08 July 2010

I too like wine, but I wouldn't consider it my brand

Entrepreneur Gary Vaynerchuk admits about a third of the way through CRUSH IT! that he doesn't consider himself a good writer -- fair enough, if he didn't go on to admit that he dictated this entire book to a better writer to fluff it up a bit. This isn't dishonesty, it's saving labor... yet CRUSH IT still sounds like a long and shouty lecture, so maybe not money well spent.

Vaynerchuk's secret to business success lies in the development of one's "personal brand," a self-statement that will allow you to decide what to go into business for and that will become your calling card for investors and customers. For Vaynerchuk, that driving passion was for wine -- convenient, since his parents managed a wine store as he was growing up, leading him naturally to move into selling wine online and then starting a video podcast about wine that also seems to contain a lot of comments about the New York Jets.

This concept of "personal branding" is everywhere now, bordered by precepts like "never comment online without using your full name" (...oops) and making your blog earn you money and so on. That it has been adopted by a fair number of assholes doesn't mean it's an unsound business strategy, and yet... Well, I would happily monetize the concept of not being an asshole, but that is a crowded space. Vaynerchuk admits that not every personal brand is scalable to the point where you can live off it, but is wisely silent on what to do if you discover this to be true about your brand. (Cut your hair and get a job, I guess.) Or what if you are interested in a lot of things that don't coalesce into a mission statement? What if young Gary's parents had owned a beer warehouse instead of a wine store?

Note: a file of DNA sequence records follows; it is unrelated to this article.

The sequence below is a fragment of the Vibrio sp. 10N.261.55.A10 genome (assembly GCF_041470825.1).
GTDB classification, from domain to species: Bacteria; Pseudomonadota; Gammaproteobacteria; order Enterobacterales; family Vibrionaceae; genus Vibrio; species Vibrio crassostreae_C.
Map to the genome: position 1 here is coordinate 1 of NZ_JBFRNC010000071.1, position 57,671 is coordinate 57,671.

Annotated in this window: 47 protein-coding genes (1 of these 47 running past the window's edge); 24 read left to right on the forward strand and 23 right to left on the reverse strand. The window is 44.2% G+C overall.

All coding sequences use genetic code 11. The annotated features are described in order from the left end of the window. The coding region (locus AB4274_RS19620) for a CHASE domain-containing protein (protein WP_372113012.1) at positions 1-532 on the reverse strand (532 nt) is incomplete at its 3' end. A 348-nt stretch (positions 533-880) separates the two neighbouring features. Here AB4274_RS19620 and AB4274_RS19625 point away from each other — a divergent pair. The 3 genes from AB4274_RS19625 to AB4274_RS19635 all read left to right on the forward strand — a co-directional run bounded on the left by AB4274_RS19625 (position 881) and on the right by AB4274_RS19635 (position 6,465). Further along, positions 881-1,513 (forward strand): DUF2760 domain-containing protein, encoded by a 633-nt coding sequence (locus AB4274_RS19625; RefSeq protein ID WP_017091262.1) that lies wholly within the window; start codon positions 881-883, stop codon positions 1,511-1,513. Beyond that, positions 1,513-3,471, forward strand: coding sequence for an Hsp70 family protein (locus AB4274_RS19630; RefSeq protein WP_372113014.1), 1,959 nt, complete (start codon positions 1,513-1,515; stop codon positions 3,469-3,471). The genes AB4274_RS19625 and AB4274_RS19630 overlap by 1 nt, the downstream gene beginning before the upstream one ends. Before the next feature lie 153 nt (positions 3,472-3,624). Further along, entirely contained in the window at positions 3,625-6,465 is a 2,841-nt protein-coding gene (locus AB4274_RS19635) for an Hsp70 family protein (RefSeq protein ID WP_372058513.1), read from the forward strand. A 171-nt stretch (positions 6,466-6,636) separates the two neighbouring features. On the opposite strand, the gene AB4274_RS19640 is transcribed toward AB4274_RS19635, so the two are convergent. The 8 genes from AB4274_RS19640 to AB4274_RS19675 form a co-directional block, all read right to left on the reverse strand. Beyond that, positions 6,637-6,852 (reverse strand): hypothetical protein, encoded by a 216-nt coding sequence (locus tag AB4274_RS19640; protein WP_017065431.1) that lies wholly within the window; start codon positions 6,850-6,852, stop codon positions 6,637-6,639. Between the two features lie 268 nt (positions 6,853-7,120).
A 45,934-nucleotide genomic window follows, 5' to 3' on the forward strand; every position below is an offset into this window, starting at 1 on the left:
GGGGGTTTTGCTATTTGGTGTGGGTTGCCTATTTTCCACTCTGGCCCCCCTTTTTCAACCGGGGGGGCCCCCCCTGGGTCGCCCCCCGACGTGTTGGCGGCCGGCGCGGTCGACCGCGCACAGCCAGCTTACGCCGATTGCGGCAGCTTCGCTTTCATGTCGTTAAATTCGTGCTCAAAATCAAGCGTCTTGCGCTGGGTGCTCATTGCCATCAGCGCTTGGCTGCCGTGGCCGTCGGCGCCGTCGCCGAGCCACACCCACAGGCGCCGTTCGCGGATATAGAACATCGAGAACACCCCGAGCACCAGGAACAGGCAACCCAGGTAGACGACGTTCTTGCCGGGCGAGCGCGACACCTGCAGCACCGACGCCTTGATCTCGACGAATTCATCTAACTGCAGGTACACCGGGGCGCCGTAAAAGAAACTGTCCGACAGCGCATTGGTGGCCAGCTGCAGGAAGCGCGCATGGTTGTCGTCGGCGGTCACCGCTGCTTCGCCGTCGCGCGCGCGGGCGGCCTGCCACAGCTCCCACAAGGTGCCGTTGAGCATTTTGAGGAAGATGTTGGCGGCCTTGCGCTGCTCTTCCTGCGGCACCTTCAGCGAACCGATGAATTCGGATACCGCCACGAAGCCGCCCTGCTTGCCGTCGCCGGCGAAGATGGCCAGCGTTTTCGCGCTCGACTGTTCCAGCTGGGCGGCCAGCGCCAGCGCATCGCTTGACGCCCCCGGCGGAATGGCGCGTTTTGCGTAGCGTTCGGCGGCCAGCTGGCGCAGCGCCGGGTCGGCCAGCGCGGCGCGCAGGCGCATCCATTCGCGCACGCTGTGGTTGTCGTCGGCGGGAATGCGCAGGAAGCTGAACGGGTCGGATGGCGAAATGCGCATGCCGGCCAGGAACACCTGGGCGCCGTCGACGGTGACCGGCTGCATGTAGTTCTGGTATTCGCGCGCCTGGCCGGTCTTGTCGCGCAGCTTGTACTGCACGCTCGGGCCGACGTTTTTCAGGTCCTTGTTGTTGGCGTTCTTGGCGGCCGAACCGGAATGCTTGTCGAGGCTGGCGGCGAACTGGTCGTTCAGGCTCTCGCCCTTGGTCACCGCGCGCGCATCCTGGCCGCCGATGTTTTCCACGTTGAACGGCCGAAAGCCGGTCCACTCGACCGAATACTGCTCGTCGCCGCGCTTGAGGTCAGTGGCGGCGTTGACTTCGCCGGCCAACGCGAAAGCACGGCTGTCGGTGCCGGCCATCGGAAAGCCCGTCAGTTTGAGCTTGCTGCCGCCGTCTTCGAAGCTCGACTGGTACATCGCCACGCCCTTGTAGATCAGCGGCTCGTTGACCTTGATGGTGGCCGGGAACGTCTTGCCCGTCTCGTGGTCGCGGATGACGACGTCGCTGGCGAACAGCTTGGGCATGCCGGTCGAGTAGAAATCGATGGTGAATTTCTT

I fear I'm coming out more negative about this book than I really feel in my heart. The chapters on using social media to drive business were not new to me, and a little lacking in useful example, but they're a decent introduction. Still, at 131 pages this is basically a puffed-up magazine article.

Photo: oc.metblogs.com

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